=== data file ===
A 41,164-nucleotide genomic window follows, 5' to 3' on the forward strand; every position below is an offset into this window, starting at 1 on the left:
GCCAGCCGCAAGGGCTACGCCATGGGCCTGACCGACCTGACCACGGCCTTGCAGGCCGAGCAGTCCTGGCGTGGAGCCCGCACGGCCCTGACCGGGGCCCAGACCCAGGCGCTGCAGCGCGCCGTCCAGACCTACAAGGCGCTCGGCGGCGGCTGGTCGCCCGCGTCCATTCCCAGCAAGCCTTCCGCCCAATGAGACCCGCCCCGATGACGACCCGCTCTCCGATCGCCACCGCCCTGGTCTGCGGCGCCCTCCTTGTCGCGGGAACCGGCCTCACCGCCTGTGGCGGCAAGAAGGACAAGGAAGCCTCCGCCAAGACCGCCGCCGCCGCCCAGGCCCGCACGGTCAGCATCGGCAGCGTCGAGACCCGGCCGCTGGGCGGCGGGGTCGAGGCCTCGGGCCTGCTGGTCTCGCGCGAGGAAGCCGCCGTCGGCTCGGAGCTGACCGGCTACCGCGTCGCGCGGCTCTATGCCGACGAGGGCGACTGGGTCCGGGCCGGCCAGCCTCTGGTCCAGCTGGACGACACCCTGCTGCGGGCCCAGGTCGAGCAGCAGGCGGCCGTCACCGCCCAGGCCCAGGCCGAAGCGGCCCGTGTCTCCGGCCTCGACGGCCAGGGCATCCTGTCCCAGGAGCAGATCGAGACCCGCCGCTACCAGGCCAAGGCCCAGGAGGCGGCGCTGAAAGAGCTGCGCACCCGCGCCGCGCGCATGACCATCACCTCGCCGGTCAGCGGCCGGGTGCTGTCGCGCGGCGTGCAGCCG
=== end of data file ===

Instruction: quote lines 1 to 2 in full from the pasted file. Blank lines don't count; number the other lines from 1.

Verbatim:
A 41,164-nucleotide genomic window follows, 5' to 3' on the forward strand; every position below is an offset into this window, starting at 1 on the left:
GCCAGCCGCAAGGGCTACGCCATGGGCCTGACCGACCTGACCACGGCCTTGCAGGCCGAGCAGTCCTGGCGTGGAGCCCGCACGGCCCTGACCGGGGCCCAGACCCAGGCGCTGCAGCGCGCCGTCCAGACCTACAAGGCGCTCGGCGGCGGCTGGTCGCCCGCGTCCATTCCCAGCAAGCCTTCCGCCCAATGAGACCCGCCCCGATGACGACCCGCTCTCCGATCGCCACCGCCCTGGTCTGCGGCGCCCTCCTTGTCGCGGGAACCGGCCTCACCGCCTGTGGCGGCAAGAAGGACAAGGAAGCCTCCGCCAAGACCGCCGCCGCCGCCCAGGCCCGCACGGTCAGCATCGGCAGCGTCGAGACCCGGCCGCTGGGCGGCGGGGTCGAGGCCTCGGGCCTGCTGGTCTCGCGCGAGGAAGCCGCCGTCGGCTCGGAGCTGACCGGCTACCGCGTCGCGCGGCTCTATGCCGACGAGGGCGACTGGGTCCGGGCCGGCCAGCCTCTGGTCCAGCTGGACGACACCCTGCTGCGGGCCCAGGTCGAGCAGCAGGCGGCCGTCACCGCCCAGGCCCAGGCCGAAGCGGCCCGTGTCTCCGGCCTCGACGGCCAGGGCATCCTGTCCCAGGAGCAGATCGAGACCCGCCGCTACCAGGCCAAGGCCCAGGAGGCGGCGCTGAAAGAGCTGCGCACCCGCGCCGCGCGCATGACCATCACCTCGCCGGTCAGCGGCCGGGTGCTGTCGCGCGGCGTGCAGCCG